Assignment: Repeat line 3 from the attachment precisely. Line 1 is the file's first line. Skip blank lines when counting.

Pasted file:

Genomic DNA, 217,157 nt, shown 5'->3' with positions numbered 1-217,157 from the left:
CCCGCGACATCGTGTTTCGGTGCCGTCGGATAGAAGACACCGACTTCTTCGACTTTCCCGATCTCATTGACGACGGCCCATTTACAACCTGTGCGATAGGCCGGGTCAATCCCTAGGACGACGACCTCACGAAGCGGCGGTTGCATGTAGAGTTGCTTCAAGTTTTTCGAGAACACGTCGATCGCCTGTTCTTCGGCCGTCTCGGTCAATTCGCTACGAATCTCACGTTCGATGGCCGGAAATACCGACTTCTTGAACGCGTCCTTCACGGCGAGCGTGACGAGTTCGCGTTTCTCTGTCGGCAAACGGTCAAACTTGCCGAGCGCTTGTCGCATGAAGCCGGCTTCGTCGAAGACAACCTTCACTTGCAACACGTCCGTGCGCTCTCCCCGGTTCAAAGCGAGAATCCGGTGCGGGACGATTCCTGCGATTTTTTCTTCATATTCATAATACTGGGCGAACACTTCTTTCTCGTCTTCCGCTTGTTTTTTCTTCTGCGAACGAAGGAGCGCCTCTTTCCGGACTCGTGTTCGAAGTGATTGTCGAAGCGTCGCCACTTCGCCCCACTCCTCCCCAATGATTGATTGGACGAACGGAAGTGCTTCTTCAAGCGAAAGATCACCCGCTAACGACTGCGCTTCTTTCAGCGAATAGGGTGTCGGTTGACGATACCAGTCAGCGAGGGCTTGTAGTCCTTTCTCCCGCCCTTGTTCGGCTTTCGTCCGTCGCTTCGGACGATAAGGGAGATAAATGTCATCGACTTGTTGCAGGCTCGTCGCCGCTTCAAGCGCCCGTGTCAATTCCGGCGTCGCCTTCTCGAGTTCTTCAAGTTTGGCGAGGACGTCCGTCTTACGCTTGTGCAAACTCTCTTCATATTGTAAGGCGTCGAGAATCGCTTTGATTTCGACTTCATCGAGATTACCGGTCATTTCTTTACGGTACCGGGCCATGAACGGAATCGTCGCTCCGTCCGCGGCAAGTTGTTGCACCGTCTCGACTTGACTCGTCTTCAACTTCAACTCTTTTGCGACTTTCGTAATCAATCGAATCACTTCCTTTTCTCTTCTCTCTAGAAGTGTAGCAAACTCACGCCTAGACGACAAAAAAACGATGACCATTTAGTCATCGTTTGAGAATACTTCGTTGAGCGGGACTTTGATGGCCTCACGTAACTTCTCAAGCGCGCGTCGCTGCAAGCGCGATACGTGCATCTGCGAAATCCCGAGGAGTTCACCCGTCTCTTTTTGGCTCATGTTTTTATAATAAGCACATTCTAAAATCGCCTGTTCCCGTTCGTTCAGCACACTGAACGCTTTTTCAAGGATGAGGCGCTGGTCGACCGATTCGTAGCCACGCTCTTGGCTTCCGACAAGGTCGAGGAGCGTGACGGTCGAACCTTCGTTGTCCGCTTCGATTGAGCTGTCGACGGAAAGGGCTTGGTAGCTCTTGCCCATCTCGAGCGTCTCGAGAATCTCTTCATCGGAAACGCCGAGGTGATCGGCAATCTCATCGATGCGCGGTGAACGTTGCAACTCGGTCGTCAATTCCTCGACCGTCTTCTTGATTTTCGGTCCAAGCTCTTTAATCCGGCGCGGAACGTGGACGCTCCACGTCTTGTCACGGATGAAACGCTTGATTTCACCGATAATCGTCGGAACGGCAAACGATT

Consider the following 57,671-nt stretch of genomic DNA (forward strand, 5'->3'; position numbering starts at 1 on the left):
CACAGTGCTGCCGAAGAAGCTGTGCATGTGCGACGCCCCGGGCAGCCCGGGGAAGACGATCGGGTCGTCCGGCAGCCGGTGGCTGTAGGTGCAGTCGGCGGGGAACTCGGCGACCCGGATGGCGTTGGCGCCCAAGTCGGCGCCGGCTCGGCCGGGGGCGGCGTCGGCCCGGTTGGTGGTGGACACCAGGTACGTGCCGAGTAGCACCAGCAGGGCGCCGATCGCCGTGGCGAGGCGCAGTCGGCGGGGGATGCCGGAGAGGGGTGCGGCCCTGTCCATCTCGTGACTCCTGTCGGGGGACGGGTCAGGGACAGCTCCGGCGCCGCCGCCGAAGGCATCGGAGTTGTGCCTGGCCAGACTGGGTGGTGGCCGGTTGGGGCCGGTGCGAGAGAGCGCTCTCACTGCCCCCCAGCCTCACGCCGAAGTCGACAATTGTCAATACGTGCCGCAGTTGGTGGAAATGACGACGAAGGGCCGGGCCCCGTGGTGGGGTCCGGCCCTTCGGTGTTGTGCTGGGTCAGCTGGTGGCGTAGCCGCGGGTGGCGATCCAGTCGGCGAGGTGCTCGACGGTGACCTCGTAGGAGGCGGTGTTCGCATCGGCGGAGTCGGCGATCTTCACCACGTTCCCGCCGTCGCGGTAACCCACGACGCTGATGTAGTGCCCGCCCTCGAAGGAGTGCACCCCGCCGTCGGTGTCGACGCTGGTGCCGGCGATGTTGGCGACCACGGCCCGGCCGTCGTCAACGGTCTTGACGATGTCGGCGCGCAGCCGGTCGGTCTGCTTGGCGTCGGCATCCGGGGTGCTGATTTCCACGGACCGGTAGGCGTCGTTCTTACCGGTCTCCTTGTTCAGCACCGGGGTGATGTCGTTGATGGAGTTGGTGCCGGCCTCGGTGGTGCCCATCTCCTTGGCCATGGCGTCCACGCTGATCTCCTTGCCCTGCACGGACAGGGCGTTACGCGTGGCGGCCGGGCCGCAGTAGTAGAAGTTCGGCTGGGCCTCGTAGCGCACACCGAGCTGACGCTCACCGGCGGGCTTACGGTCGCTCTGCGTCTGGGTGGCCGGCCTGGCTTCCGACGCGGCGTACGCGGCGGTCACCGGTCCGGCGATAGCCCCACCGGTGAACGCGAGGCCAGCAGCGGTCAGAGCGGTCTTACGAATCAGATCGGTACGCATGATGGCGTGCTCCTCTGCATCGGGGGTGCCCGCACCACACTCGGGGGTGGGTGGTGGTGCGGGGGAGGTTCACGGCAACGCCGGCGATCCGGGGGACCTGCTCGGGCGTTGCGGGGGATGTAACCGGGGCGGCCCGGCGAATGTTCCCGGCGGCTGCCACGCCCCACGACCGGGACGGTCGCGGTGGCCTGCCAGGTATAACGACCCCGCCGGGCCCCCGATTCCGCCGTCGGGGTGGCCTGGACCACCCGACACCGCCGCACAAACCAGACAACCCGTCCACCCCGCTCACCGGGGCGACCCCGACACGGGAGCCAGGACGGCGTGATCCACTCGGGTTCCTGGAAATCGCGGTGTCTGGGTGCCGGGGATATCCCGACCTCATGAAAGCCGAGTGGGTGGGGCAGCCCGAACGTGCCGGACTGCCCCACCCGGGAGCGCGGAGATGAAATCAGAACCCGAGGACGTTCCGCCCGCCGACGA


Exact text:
Consider the following 57,671-nt stretch of genomic DNA (forward strand, 5'->3'; position numbering starts at 1 on the left):